"What does a Biden presidency mean for the Philippines?"
Santa Banana, claims of United States President Donald Trump that there was massive cheating in their November 3 elections sound all too familiar to us here in the Philippines.
Here at home, we are used to hearing claims of fraud. In fact, there are only two kinds of candidates here – the winners, and those who claim they were cheated.
Some networks cut their coverage of the Trump remarks because he made statements that were unfounded.
So, how will a Biden presidency affect the Philippines? There are those who say nothing much will change, but there are also those who claim that this will mean greater criticism for the Duterte administration’s human rights record.
Some Democratic senators, if you recall, made a big issue out of the detention of Senator Leila de Lima.
But what is good is that Biden himself has acknowledged the ruling of the Permanent Court of Arbitration with regard to our dispute with China on the South China Sea.
Just how Biden will treat Duterte and China is worth watching.
We are seeing a steady decline in the number of COVID-19 cases in the country. However, there are fears that the numbers might surge again around the Christmas holidays. My gulay, I can believe this.
People will want to get together and have reunions with family and friends. No amount of restrictions can stop Filipinos from celebrating “noche buena.”
My wife and I will just stay home, though, the way we have since the start of the lockdown.
As chief of the Department of Public Works and Highways, Secretary Mark Villar must know what is going on in his agency. I was genuinely surprised when he said he had only recently become aware of corruption among DPWH officials and contractors. It had been widely acknowledged, even before he became secretary, that there was a lot of monkey business there.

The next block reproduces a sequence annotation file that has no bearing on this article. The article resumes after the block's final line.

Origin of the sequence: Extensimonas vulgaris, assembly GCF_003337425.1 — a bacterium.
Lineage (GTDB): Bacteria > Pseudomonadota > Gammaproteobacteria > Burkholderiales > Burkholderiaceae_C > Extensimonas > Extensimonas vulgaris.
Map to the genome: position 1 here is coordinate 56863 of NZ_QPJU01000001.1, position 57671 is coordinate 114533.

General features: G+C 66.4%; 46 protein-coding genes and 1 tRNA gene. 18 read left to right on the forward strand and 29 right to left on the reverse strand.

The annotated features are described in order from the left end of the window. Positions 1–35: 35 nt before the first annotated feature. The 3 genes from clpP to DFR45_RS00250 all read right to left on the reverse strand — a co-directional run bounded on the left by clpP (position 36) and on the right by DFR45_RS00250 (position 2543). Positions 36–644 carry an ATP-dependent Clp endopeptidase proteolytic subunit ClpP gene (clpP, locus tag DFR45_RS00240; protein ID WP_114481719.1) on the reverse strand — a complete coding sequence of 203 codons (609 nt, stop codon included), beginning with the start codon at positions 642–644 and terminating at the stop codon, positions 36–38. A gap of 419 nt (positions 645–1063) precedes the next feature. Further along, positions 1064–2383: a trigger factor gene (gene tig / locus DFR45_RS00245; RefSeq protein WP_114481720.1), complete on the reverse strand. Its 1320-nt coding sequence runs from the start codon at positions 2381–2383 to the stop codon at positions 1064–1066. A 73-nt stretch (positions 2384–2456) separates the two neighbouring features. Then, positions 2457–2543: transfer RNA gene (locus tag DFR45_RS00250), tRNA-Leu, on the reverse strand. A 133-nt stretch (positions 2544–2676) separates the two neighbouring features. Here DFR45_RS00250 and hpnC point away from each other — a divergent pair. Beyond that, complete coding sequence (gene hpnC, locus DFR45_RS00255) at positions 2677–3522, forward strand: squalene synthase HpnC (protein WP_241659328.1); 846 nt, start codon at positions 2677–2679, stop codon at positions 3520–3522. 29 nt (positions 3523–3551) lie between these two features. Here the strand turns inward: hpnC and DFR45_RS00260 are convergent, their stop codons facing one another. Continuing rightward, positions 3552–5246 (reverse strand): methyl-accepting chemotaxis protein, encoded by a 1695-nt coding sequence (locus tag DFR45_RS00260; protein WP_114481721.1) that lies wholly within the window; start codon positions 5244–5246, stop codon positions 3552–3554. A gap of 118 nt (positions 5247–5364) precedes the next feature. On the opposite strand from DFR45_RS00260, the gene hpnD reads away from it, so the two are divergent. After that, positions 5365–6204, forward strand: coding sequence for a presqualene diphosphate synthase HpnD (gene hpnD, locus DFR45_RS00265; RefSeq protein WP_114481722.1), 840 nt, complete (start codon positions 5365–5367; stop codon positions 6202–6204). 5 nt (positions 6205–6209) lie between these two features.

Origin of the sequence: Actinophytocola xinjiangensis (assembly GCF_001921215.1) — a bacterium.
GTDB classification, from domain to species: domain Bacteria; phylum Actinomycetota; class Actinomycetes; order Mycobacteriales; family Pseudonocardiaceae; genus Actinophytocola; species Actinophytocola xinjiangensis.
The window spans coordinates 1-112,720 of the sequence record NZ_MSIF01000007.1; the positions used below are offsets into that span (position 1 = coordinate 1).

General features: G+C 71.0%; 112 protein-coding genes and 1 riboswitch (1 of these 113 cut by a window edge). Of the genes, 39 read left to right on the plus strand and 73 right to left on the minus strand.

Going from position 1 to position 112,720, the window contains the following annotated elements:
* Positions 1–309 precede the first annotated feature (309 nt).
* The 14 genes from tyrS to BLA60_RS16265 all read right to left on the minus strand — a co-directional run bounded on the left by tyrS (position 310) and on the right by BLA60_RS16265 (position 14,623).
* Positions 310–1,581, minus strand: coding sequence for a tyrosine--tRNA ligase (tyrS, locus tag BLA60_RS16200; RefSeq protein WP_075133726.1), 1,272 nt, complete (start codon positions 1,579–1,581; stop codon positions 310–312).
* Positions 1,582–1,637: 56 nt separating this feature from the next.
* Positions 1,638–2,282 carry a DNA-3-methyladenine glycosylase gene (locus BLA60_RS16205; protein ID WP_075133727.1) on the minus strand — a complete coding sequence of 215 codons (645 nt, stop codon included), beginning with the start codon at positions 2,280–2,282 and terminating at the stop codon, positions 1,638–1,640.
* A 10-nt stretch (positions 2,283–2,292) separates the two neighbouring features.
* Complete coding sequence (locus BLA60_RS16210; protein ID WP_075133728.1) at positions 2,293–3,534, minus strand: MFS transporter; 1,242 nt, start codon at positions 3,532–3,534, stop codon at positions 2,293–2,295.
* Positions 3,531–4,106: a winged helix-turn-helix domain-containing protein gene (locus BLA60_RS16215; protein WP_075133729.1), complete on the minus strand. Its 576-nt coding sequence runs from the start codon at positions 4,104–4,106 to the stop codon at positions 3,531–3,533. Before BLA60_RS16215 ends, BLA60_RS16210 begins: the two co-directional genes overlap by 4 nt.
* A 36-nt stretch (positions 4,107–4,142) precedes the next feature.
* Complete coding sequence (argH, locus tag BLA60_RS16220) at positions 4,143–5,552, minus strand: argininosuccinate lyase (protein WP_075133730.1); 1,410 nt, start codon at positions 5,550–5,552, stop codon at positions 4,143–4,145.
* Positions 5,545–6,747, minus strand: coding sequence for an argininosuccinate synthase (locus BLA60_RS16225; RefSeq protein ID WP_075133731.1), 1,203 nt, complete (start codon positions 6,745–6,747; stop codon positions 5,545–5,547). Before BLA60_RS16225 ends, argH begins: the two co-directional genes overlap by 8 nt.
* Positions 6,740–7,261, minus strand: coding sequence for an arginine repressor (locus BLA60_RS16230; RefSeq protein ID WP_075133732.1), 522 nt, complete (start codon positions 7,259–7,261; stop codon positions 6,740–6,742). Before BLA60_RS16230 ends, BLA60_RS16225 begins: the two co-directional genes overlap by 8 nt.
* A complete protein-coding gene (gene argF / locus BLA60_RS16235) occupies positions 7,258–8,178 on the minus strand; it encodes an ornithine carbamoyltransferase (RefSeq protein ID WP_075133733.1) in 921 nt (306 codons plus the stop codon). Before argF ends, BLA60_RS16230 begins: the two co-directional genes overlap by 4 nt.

I used to be business editor of The Philippines Herald so I know that corruption issues in the agency go way back.
Most of the time, regional DPWH officials ink deals with big and small contractors behind closed doors. These are in connection with pork barrel funds from Congress. Sure, pork has been declared illegal by the Supreme Court. But allocation among members of Congress is still embedded in the national budget. This is why I cannot believe that the 2021 budget is “pork-free.”
Behind these contractors who deal with regional public works officials are lawmakers who insist on getting kickbacks. The names of these members of Congress are out there somewhere – the “greedy” ones demand 30 percent or more, those who get 20 percent are “wise,” and those who ask for just 10 percent are “friendly.”
With the Justice Department now zeroing in on graft and corruption in government, DOJ Secretary Menardo Guevarra should look into lawmakers involved in public works projects. He might be shocked.
If you see unfinished roads or bridges – and there are many – I am certain that corruption is the cause.
And if Secretary Villar says he does not know about the corruption in his agency, then he is lying. He may not be personally involved in these acts, but if he did not take action on them, then that is negligence and incompetence.
If only to show you how corrupt the DPWH is, when my former classmate Ting Jayme was appointed as secretary, he lasted only six months. I asked him why, and he said: “That department is so corrupt I cannot stand it.”
There are so many ways corruption can prevail at the DPWH. Aside from the kickbacks, right-of-way issues are also a rich source of corruption. This refers to projects that pass through private property. The stink goes all the way to the top, because ROW contracts have to be approved by the Office of the Secretary.
I am not accusing Villar of involvement. But what about his assistant secretaries and undersecretaries, and his regional heads?
In my book, the most graft-ridden agencies are the Bureau of Customs, the Bureau of Internal Revenue and the DPWH.
I have been a journalist for over seven decades. I know that corruption is so deeply embedded in our government system where human discretion and intervention are involved.